The ongoing move to make business even simpler multiplied with the ability to easily leverage game changing new technology has started competition beyond pure products and services. What we see today is the blurring of traditional barriers between markets combined with a lot of innovation around business models themselves.
There are many interesting examples for this today like Car2Go or DriveNow who are providing Mobility-As-A-Service models where you only pay per minute of use compared to buying the whole car from the respective mother companies Daimler or BMW.
And interestingly by doing so they enter or create new markets and now compete against vastly different competition – in this case against the like of taxi’s, Uber or even public transport.
But going back to simplicity as guiding principles this is not the end-game, recently it has become obvious that platform based business models like Uber and Google start to be the new leading edge of competition. Looking at solving complete sets of human needs like the need for situational mobility they focus on owning the customer relationship, but happily leave the rest to others.
So Uber tries to become your one stop platform for mobility especially at the dawn of self-driving cars, and so does Google with Google Maps and their autonomous car initiatives, and so does Daimler with their German pilot of Moovel being and end-to-end travel app across all modes of transportation.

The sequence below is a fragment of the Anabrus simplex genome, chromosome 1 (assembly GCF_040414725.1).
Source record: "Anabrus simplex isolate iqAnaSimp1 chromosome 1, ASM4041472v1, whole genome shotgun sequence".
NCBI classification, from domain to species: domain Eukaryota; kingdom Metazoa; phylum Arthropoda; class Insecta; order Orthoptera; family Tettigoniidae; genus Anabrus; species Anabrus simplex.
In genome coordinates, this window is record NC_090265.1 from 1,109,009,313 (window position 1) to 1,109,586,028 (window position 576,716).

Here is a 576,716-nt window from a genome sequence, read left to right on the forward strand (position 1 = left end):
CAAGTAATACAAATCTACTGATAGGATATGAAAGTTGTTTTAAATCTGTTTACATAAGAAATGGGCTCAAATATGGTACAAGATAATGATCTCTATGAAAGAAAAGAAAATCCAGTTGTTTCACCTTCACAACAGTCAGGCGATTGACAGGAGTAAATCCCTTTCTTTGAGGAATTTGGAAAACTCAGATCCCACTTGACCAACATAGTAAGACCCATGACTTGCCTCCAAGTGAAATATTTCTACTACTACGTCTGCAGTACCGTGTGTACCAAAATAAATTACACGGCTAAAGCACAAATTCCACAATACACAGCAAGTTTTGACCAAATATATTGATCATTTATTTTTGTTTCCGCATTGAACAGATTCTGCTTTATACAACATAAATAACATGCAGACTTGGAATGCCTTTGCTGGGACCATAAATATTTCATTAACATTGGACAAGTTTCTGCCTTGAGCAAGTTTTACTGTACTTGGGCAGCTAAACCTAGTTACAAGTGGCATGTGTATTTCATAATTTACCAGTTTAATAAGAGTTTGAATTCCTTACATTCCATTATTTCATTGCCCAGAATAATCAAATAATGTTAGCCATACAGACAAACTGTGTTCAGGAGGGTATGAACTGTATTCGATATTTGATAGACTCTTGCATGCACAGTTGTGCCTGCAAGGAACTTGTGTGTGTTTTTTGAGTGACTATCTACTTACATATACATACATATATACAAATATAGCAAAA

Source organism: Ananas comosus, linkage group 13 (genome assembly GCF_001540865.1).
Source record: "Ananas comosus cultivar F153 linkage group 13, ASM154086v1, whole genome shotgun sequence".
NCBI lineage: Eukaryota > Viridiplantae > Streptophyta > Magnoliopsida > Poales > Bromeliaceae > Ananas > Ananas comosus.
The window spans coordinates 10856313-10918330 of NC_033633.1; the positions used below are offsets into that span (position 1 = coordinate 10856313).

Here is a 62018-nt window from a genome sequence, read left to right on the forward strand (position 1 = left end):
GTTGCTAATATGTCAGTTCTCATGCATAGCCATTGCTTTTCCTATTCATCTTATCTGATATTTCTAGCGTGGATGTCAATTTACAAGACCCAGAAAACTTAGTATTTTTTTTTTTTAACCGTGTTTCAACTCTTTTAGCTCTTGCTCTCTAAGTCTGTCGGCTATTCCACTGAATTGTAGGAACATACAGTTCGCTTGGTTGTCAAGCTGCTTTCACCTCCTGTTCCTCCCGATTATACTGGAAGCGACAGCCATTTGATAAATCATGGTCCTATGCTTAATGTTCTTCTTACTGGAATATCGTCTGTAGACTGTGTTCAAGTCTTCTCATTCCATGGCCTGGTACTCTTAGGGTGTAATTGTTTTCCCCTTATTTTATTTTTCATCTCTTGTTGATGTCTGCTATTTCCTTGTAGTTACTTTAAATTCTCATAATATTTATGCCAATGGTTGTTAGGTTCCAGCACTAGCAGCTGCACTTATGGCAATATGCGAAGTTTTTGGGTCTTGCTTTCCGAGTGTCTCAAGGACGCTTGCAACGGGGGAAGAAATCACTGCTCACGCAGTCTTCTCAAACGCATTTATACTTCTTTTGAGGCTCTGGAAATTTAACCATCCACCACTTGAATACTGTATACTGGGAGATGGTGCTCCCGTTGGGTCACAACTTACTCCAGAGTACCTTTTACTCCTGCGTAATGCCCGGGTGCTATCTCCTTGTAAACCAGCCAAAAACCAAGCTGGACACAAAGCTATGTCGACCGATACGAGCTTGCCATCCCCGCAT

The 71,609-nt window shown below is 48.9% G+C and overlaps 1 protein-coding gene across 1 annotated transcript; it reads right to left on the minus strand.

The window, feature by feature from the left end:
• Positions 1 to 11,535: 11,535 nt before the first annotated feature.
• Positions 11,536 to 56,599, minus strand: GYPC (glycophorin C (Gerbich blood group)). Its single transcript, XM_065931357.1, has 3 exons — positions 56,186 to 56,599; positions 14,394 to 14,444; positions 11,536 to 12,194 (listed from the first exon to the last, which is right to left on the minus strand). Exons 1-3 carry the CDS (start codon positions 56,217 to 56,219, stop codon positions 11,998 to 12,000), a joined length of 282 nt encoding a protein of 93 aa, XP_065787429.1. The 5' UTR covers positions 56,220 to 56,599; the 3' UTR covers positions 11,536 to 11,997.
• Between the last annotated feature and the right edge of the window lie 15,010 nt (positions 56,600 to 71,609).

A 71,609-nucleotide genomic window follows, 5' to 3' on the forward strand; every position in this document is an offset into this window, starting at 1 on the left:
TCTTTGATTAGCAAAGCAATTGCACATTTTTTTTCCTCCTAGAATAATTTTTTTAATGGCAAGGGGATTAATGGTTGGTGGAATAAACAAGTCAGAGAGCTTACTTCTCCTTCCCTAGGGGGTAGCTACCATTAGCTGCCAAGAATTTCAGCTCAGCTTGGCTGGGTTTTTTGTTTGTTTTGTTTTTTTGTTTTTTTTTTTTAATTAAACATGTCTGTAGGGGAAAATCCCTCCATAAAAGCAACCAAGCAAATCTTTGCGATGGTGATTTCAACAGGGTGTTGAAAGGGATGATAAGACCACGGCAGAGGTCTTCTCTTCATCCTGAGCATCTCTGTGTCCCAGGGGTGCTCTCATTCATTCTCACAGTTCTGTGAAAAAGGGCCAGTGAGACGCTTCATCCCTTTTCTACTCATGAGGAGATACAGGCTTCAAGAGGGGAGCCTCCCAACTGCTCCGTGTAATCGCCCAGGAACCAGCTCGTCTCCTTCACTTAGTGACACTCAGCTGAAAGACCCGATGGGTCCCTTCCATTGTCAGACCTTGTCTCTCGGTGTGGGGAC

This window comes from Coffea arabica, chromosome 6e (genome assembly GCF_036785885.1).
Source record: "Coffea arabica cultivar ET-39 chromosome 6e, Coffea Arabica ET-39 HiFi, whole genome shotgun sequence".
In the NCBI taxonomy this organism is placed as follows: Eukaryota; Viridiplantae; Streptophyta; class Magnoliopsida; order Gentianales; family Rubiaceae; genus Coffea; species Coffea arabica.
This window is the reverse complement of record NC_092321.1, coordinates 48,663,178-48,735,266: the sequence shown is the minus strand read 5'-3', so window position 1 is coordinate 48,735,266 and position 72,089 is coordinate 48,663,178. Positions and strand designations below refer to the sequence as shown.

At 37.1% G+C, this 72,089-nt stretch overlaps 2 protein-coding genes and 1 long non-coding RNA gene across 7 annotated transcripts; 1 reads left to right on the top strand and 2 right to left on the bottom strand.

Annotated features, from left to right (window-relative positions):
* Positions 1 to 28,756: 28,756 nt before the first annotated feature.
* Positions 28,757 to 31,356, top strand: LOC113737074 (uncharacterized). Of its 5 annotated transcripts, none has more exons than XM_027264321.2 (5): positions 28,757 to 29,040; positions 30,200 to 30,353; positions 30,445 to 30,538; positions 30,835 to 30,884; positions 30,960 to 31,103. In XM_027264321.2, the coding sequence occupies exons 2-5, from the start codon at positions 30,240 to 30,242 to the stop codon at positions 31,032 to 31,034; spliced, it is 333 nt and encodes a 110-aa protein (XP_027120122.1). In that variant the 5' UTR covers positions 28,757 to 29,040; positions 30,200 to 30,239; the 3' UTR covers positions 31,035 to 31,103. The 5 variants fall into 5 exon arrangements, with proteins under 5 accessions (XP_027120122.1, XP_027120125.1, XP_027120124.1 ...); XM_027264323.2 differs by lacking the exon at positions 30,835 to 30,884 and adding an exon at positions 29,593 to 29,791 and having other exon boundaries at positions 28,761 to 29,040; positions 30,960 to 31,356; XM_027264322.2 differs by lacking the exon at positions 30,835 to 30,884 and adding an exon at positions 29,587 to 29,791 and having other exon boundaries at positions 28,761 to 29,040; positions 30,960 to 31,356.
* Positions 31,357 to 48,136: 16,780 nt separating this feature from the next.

Or take Amazon, where their move to offer the Kindle eReader was not lead by the idea create a shiny new gadget. Amazon’s focus was on extending the given platform for selling books and building upon it to simplify the ultimate need – in this case the desire to read a book as convenient as possible.
For us at Oracle it is key that we support all of our customer – companies of all sizes – through these highly dynamic and major market shifts. This is why we have a clear strategy transitioning ourselves to provide the Cloud Infrastructure, Platform and Application services that are helping companies to easily add new capabilities like an online store or a new billing model as needed, but also to enable innovations being prototyped within just a few days or weeks and then securely scaled as success comes in.
And this again directly drives how we innovate ourselves to offer a wide range of new services that you can choose from like selecting the right Lego bricks needed for the task, just that the bricks are enterprise grade software pieces made easy to use and apply.
You expect platforms as the new edge of competition. What is your key advice to enterprises which transform their business models in terms of digitalization?
First - The number one rule is to start with the customer.
We all may have grown up with a mindset deeply rooted in the industrial revolution and famous stories like Henry Ford’s model T which was built to be sold as many times as possible without changing.